In keeping with its stated objective of modernization, and taking into account the evolution of the concept of cultural heritage, the legislator has undertaken to reform the law applicable to the protection of cultural heritage by replacing the existing Cultural Property Act (the “CPA ”) with the new Cultural Heritage Act (“CHA”), effective October 19, 2012.
Among the provisions of particular interest to owners of immoveable property, are the following:
The Maintenance Obligation
First, there is the general obligation of maintenance. Whereas the CPA obliged the owner to maintain any classified cultural property or any historic monument “in good condition”, the CHA is much more exacting, in that it requires the owner to “take the necessary measures to preserve the heritage value” of any classified or recognized heritage property.
The Power to Make Orders
Both the Minister and the local heritage council of a municipality may now, among other things, call for any measure that either of them deems necessary to prevent any real or perceived threat of deterioration of a property that may have heritage value, or to reduce the effects of, or eliminate, any such threat. In particular, they can order the closing of a locale, issue a cease-work order or require archeological excavations.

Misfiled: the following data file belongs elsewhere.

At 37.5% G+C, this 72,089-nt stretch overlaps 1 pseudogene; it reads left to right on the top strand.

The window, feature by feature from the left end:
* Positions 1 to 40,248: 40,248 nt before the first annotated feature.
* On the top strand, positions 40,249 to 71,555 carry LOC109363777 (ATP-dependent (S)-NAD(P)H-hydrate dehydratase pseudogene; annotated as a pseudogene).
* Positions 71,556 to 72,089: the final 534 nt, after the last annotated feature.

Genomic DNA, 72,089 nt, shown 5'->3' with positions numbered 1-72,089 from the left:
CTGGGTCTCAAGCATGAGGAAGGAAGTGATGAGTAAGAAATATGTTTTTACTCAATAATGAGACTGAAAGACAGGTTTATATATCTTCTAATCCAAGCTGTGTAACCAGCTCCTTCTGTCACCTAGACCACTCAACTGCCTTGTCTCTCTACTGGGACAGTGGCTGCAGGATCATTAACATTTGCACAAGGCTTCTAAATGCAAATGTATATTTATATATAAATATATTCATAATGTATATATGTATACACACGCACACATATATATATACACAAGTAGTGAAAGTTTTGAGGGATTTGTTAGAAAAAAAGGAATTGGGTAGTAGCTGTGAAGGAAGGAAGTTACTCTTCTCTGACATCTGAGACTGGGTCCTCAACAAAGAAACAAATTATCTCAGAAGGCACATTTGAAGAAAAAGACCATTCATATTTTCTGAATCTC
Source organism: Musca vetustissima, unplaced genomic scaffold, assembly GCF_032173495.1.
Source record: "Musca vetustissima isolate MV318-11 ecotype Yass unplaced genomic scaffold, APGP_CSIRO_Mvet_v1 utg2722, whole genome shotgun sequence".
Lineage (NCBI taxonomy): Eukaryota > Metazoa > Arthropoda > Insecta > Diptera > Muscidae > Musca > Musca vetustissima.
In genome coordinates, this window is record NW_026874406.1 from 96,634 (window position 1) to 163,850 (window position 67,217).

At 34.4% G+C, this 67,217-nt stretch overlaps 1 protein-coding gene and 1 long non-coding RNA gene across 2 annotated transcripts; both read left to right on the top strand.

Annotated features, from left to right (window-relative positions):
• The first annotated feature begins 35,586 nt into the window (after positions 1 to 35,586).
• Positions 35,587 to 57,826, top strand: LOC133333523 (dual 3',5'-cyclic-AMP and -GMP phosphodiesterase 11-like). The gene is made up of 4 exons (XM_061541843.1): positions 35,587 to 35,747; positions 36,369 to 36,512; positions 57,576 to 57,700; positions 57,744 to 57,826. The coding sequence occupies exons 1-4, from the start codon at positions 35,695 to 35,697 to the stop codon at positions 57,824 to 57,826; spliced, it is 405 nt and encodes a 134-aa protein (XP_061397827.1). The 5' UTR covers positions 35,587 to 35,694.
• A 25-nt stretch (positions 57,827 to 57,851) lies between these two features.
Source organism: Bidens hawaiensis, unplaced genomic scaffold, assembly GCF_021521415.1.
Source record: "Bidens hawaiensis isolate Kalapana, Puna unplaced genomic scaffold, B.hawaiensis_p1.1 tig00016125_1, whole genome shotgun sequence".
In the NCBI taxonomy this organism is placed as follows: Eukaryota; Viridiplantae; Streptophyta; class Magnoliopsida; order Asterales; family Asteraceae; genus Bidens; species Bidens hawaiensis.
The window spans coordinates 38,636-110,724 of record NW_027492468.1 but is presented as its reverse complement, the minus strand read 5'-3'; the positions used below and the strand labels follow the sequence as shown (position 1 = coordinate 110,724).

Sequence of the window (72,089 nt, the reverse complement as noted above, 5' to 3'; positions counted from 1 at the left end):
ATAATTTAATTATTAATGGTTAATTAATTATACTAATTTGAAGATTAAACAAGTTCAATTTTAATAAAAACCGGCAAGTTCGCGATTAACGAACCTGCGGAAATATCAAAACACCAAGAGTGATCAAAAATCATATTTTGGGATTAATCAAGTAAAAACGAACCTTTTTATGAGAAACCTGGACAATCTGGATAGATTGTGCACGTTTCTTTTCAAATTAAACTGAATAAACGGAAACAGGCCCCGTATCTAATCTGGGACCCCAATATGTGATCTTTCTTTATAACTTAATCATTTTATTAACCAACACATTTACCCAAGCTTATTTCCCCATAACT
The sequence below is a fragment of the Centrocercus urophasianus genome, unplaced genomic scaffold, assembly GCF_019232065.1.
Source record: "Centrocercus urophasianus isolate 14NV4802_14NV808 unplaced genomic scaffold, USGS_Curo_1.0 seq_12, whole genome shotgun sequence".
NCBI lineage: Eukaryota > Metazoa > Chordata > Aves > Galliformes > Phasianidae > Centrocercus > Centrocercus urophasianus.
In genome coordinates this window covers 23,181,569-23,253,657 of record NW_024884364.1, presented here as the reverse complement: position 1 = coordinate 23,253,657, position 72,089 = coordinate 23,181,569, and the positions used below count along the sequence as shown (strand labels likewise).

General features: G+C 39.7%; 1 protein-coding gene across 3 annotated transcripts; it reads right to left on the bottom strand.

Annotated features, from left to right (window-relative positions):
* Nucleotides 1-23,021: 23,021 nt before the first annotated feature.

Furthermore, on a declared or classified heritage site, the authorization of the Minister to excavate the soil is now required, even where such excavation takes place inside a building, whereas at least 45 days’ prior notice must be given to a municipality, in the case of excavation inside a building situated on a recognized heritage site. Both the Minister and the municipality have the power to impose conditions in addition to those under the applicable municipal by-laws.
Persons named or designated in an order under the CHA who transgress the order or refuse to comply with it, as well as any person who knowingly contravenes it, is guilty of contempt of court, which may result in the imposition of fines ranging from at least $2,000 up to $100,000 for a natural person and from at least $6,000 up to $200,000 for a legal person, as well as imprisonment for a term not exceeding one year.
For certain other offences against various provisions of the CHA, the fines range from a minimum of $500 to a maximum of $190,000 for a natural person and from $1,500 to $1,140,000 for a legal person.
Each partner or each director of a legal person which authorized or allowed the commission of the offence is deemed to be a party to the offence. In the case of a partner or the director of a legal person who commits an offence under the CHA, the minimum and maximum fines that would apply in the case of a natural person are doubled.
In the case of repeated violations, the minimum and maximum fines mentioned above are doubled for a second offence, and tripled for any subsequent offence.